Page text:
- au pairs are expected to be treated as members of the family - it is closer than an employer/employee relationship. This can be hard for folks to understand. I remember one host family asking about whether it would be okay to not invite their au pair for christmas - and someone else on our list asked her "well, where is she meant to spend it then, if not with you?" The host mother hadn't thought about the fact that her au pair would be essentially alone at christmas if she didn't bring her along.<br><br>
- educational requirements can be more than the $500 budget - in our state (VA), au pairs don't qualify for instate tuition, so even community college continuing ed classes are $600 per class - and she needs two per year.<br>
- losing the use of one bedroom is kind of a pain.<br><br>
That is enough off the top of my head.<br><br>
But in general, we love love love the au pair program. It works very well for us.

20 Posts
I came here as an au pair in '98 and I'm still here!<br>
As an au pair and especially as a mother who is having a (young) stranger in her house, it's so important to be able to communicate with one another.<br>
-Don't let issues build up.<br>
-Set up weekly meetings to get things out on the table.<br>
-If, as a mother you feel you're not compatible, express this and move on to the next au pair...If you can't take it for a whole year, then get out...believe me, we know when things aren't right and I was made to feel like c**p for 6 months before we had a HUGE fight and I left. It wasn't the first fight and it wouldn't be the last. She always brought up issues from months back, didn't like my relationship with the kids, needed her house back etc...The stress for me was unbearable and I can only imagine the same for her..<img alt="" class="inlineimg" src="/img/vbsmilies/smilies/duck.gif" style="border:0px solid;" title="Duck">:<br><i><span>You've got to be able to communicate</span></i>. I can't stress that enough...<br><br>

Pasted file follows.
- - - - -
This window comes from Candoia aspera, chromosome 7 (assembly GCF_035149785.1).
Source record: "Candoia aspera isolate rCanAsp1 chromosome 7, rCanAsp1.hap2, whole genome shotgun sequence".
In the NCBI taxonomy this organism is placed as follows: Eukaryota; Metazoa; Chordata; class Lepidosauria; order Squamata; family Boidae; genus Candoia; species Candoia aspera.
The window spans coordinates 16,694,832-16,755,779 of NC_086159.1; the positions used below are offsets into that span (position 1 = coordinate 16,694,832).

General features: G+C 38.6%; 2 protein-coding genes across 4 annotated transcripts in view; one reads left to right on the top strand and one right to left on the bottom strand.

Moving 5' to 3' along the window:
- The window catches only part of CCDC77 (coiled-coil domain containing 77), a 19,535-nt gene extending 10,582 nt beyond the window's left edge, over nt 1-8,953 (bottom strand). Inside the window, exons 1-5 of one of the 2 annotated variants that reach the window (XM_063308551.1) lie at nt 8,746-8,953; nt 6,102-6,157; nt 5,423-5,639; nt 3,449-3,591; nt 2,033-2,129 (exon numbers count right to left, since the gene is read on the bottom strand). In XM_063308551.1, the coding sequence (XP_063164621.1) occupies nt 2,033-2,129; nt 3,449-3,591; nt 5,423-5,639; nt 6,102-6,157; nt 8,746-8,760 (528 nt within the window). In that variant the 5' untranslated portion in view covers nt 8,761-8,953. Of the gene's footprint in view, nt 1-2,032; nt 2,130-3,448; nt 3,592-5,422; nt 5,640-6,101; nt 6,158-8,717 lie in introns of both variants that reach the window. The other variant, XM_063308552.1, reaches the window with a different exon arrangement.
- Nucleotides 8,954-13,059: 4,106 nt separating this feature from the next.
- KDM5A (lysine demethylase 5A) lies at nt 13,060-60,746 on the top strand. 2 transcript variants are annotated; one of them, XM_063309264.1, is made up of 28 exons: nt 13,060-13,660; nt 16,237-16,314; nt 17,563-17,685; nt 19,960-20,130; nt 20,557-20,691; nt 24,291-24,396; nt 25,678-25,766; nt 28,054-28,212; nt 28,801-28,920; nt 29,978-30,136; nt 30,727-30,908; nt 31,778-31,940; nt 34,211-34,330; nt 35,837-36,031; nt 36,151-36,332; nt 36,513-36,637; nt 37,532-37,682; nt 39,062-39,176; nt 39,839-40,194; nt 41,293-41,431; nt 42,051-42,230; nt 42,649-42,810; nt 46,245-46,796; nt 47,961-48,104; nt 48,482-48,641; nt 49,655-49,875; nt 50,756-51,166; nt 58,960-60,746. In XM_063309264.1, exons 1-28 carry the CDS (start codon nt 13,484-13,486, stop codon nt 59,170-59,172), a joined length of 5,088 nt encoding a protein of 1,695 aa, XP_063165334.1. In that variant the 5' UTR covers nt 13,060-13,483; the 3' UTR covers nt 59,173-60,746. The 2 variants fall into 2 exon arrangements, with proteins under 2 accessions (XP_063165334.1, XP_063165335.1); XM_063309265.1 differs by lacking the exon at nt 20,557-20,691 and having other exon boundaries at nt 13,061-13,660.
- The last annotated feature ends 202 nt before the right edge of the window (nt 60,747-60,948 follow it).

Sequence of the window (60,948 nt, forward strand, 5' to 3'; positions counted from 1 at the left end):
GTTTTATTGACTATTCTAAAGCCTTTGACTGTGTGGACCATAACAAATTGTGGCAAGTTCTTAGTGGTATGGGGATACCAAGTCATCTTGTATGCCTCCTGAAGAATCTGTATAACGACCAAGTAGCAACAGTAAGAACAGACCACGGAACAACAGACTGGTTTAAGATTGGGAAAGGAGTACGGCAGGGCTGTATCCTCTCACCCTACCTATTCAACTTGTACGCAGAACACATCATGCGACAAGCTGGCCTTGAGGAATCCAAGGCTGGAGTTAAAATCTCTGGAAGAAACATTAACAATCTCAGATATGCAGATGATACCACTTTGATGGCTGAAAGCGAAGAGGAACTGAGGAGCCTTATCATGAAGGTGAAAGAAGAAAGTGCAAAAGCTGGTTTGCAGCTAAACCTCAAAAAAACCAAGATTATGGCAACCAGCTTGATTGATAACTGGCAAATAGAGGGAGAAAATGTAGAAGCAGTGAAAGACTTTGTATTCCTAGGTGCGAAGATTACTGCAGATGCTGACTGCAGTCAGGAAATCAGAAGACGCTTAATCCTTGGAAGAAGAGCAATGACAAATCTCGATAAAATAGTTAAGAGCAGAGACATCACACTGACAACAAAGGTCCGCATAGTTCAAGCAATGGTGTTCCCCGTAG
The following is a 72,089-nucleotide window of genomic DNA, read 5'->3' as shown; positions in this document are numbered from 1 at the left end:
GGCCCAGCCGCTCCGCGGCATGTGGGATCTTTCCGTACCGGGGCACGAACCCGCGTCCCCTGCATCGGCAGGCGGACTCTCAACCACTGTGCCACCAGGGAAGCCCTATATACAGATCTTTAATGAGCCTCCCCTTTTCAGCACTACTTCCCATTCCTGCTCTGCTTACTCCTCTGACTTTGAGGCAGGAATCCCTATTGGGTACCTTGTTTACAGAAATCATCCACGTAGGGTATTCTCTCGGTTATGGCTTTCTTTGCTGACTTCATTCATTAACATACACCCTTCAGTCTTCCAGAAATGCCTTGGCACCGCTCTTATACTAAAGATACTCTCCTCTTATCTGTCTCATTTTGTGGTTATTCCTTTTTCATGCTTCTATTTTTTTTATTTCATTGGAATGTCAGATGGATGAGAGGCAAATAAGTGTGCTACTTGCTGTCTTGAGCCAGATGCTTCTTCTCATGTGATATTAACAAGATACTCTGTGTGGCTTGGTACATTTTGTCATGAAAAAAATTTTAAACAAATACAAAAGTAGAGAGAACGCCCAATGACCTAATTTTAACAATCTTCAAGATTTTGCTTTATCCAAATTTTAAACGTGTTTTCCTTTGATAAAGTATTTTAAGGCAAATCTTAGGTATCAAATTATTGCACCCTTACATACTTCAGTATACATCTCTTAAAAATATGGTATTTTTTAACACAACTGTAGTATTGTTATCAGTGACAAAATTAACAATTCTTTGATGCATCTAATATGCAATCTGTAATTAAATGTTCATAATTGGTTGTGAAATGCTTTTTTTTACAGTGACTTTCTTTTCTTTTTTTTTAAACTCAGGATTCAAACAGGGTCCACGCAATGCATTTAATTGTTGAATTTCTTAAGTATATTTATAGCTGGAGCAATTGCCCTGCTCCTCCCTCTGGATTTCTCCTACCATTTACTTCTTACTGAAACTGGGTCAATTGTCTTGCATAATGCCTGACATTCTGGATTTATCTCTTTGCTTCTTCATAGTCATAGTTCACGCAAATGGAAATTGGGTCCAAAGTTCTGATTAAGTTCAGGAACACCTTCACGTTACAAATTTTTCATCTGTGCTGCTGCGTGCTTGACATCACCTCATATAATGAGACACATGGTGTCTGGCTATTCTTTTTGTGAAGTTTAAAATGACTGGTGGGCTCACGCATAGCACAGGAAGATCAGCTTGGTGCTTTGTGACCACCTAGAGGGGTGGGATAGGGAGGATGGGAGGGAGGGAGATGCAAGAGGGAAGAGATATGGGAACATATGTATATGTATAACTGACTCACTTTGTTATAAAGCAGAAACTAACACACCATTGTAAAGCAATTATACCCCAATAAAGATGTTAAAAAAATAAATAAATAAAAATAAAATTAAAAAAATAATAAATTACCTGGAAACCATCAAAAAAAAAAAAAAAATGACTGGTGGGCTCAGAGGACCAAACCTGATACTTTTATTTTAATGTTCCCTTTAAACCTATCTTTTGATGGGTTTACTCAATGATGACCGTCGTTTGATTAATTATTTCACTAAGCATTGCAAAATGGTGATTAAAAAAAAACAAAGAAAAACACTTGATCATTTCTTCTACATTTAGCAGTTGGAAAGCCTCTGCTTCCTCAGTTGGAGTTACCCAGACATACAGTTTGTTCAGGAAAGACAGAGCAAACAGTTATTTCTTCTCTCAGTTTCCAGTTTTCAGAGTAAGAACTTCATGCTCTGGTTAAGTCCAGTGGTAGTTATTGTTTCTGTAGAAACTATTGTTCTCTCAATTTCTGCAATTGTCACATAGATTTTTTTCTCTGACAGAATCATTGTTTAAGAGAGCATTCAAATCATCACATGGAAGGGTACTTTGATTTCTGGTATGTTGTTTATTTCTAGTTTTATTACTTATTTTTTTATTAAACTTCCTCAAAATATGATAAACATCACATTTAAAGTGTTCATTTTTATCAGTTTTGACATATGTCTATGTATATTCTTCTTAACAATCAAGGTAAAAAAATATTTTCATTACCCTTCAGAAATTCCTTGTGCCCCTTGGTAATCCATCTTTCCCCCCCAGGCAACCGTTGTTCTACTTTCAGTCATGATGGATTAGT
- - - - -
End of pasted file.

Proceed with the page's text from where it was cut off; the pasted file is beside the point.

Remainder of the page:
I could never have an au pair for that reason. I hate confrontations and I would feel bad having to tell a girl to leave...If you can't do this, then a live-in babysiter might not be right for you...<br><br>
Sorry to put a downer on it. My experience wasn't the best, (but certainly not a horror story) however I would never have met my husband had I left after the first fight and went back to England...<img alt="" class="inlineimg" src="" style="border:0px solid;" title="Stick Out Tongue"><br><br>
As for the pros...<br>
-convenience of always having someone there when you need them (pro for the au pair who feels like they're always on call? hmmm)<br>
-company, it's nice to have another adult around to talk to<br>
-help running errands<br>
-sleep in on the weekends maybe<br>
-super bonus if you get along really well<br>
-etc, etc...

1,667 Posts
We have an au pair:<br><br>